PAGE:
Direct memory access (DMA) is very important for large-volume, high-speed data transfer from host central processing units (CPUs) to graphic display controllers (GDCs). One of the most common uses for DMA is display of a Startup screen (a bitmap) in an automotive cluster or navigation application after a system powers up. Historically, Fujitsu GDCs have supported a 32-bit, non-address-multiplexed interface for the host controller. This mode supports the DMA signals (DREQ, DRACK and DTACK) that allow the host CPU’s DMA controller to access Lime, a new graphics controller from Fujitsu.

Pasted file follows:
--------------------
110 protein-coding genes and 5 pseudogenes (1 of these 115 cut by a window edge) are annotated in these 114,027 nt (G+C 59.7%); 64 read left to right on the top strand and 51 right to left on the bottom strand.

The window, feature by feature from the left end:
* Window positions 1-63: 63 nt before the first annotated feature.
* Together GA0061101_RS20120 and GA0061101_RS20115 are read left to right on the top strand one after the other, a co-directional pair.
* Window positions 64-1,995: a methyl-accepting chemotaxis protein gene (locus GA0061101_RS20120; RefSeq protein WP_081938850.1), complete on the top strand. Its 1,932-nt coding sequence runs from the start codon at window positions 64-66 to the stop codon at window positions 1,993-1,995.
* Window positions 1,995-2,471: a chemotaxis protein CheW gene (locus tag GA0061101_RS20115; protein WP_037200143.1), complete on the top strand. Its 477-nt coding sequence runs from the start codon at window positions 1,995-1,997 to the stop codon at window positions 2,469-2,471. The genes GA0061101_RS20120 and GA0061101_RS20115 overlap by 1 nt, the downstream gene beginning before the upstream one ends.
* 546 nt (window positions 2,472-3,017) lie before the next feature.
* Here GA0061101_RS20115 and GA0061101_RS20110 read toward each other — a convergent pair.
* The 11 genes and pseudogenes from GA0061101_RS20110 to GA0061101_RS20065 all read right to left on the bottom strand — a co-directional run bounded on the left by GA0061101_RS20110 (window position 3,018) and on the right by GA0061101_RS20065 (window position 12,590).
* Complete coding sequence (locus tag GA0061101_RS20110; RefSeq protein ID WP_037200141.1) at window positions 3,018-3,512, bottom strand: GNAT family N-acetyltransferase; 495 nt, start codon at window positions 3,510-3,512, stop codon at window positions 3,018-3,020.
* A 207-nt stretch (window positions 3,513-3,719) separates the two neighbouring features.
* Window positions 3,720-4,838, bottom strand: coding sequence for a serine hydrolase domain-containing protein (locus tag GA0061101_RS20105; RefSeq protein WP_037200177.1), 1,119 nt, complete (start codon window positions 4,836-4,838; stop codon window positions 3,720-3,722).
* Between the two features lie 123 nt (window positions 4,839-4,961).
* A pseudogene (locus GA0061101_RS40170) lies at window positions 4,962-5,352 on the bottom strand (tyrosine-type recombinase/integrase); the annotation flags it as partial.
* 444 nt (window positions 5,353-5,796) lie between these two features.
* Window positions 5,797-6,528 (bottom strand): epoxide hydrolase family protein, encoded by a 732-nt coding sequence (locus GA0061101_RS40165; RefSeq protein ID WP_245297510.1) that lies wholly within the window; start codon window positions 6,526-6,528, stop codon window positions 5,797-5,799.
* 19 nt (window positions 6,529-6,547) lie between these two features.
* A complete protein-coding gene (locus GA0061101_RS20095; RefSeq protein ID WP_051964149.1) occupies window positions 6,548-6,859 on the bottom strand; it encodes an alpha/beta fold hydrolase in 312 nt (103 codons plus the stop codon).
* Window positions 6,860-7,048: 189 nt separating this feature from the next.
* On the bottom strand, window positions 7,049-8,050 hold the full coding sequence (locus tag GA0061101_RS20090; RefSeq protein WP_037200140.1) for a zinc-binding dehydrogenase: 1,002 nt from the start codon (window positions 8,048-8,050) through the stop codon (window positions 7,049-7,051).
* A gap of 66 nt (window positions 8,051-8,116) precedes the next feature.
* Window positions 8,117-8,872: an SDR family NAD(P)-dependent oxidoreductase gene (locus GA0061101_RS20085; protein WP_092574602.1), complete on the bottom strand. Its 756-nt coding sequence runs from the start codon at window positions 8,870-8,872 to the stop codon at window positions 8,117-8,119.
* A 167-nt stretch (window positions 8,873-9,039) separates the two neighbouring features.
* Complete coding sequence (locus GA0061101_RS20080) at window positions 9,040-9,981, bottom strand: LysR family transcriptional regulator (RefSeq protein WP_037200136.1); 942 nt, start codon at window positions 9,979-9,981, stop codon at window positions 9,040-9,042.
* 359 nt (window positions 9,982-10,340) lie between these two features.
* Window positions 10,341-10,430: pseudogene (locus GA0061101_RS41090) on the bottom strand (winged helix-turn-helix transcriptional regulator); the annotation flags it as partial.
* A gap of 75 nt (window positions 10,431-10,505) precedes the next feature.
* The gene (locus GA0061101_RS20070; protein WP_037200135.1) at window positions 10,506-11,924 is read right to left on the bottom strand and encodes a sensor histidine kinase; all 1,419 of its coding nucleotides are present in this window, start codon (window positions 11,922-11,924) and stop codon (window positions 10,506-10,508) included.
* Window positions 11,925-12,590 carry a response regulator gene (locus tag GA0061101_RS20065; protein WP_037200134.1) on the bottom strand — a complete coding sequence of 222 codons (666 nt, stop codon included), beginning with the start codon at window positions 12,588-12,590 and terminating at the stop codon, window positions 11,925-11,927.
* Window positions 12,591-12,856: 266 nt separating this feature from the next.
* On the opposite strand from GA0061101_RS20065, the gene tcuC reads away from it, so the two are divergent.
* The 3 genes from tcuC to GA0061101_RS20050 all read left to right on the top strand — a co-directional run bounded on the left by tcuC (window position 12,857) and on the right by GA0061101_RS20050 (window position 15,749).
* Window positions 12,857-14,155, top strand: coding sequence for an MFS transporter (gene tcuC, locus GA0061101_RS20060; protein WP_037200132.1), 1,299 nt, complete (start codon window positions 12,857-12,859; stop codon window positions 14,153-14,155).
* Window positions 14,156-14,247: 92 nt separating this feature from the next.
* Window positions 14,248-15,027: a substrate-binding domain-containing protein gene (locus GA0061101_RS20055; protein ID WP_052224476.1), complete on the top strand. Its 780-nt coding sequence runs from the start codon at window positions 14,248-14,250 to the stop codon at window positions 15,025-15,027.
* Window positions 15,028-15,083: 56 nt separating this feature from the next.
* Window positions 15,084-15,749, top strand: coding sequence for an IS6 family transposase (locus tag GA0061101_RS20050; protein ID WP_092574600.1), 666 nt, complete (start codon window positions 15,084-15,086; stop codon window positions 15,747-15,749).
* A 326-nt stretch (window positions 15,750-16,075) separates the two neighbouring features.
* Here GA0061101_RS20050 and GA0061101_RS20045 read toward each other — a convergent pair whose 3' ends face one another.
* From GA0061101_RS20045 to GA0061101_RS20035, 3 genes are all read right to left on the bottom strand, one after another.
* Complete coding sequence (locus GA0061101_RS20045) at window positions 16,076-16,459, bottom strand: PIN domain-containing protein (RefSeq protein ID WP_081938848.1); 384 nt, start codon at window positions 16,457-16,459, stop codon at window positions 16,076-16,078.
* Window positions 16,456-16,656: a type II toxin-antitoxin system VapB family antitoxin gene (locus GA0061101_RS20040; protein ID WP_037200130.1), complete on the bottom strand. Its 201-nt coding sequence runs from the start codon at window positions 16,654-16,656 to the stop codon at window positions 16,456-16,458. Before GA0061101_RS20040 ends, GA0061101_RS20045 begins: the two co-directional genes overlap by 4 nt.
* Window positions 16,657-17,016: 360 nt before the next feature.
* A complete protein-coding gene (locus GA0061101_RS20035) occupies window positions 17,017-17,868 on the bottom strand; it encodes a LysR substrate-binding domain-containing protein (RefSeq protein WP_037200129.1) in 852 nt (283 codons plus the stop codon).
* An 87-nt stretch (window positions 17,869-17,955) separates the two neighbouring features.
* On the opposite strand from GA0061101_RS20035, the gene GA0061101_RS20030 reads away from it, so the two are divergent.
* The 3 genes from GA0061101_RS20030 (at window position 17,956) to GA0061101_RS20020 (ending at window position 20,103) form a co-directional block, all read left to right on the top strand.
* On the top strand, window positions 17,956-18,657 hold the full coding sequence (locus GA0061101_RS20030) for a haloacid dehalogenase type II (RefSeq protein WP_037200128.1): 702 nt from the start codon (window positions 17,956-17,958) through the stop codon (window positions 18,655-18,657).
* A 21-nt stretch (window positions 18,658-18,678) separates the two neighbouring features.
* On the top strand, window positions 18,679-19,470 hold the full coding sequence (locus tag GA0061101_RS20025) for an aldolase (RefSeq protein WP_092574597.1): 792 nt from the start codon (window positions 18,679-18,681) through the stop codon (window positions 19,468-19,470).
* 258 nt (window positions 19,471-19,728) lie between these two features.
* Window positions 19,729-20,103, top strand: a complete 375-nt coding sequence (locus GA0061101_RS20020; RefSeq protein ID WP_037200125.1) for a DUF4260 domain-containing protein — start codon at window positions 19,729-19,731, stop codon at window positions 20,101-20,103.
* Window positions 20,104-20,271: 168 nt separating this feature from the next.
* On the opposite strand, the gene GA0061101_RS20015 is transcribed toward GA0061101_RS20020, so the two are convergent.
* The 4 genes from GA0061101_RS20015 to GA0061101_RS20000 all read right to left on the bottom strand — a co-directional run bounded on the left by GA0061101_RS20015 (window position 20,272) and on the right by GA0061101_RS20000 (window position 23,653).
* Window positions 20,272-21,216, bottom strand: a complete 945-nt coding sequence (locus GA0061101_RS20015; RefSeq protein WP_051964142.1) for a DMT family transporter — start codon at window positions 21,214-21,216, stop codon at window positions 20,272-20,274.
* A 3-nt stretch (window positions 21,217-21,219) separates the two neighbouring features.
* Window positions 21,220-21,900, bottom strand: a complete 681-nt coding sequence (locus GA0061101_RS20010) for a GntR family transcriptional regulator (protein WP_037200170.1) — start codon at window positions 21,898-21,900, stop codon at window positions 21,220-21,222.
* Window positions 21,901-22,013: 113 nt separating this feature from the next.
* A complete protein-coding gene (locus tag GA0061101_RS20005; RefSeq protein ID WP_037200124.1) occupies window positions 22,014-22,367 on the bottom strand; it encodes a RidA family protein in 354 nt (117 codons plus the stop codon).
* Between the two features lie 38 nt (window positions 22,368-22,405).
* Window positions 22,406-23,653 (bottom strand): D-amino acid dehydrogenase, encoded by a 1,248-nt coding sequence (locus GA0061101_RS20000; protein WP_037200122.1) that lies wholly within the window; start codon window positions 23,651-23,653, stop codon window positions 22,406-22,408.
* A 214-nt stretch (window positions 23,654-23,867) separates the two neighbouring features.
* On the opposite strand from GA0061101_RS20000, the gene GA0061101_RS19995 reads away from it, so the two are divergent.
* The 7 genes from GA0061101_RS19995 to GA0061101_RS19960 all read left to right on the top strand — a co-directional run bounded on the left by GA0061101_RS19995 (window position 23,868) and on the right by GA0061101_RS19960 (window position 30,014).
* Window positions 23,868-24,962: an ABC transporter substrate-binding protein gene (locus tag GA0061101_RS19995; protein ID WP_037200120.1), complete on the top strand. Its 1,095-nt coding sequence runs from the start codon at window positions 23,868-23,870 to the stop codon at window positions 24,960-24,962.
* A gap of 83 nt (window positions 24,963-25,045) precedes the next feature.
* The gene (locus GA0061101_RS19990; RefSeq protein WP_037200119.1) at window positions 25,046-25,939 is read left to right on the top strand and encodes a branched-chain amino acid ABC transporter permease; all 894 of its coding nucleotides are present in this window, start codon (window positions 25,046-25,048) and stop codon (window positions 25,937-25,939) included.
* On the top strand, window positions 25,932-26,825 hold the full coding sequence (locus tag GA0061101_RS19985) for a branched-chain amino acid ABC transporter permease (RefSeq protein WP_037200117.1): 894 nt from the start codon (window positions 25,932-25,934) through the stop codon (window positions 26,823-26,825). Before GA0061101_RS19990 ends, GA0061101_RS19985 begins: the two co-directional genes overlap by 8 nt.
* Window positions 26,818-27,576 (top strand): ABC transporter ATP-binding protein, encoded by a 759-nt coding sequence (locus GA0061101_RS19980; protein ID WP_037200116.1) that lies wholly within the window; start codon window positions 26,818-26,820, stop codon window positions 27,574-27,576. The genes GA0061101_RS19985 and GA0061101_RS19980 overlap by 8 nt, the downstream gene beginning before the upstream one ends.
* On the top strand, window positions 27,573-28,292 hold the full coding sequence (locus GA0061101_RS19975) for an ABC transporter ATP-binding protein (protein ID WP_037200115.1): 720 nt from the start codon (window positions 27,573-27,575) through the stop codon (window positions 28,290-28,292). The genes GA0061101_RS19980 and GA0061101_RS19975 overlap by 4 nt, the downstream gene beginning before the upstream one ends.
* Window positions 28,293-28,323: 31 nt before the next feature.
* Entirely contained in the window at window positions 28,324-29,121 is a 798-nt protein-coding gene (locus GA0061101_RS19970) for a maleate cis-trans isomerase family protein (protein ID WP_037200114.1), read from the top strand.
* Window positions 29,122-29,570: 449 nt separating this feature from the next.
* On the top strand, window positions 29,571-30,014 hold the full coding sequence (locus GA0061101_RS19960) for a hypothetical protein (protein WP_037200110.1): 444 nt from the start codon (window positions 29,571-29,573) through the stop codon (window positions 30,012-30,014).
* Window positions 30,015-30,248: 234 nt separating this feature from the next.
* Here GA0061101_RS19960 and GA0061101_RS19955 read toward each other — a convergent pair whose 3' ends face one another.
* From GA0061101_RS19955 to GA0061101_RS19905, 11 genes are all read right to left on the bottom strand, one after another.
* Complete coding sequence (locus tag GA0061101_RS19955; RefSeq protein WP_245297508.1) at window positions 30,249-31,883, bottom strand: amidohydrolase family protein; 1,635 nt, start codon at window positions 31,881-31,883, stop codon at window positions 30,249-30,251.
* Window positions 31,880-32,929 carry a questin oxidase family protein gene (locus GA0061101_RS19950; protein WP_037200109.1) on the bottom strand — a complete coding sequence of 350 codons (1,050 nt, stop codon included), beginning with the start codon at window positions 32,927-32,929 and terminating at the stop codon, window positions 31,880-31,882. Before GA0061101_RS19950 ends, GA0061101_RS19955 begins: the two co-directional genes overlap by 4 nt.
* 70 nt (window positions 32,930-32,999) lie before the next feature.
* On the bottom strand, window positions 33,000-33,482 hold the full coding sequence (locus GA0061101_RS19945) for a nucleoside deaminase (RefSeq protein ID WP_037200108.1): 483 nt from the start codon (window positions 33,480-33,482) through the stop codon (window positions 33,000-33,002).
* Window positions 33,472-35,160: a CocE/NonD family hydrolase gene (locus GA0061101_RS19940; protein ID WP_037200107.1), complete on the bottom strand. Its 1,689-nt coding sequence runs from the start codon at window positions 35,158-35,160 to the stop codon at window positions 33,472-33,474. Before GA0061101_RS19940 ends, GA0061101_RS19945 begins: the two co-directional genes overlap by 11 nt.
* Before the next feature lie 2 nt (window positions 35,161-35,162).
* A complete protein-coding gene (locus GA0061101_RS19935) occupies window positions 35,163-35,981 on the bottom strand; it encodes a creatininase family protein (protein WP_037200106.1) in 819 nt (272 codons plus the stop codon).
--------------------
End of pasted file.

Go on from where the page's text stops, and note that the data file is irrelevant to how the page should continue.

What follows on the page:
With the introduction of Lime, Fujitsu has added versatility to the GDC host interface by enabling 16-bit, dedicated or address-multiplexed modes, in addition to a 32-bit, address-multiplexed interfaced mode. The GDC uses an unconventional technique for data transfer to keep supporting DMA access from the CPU in these modes. This paper explains how the DMA transfer works in such a case.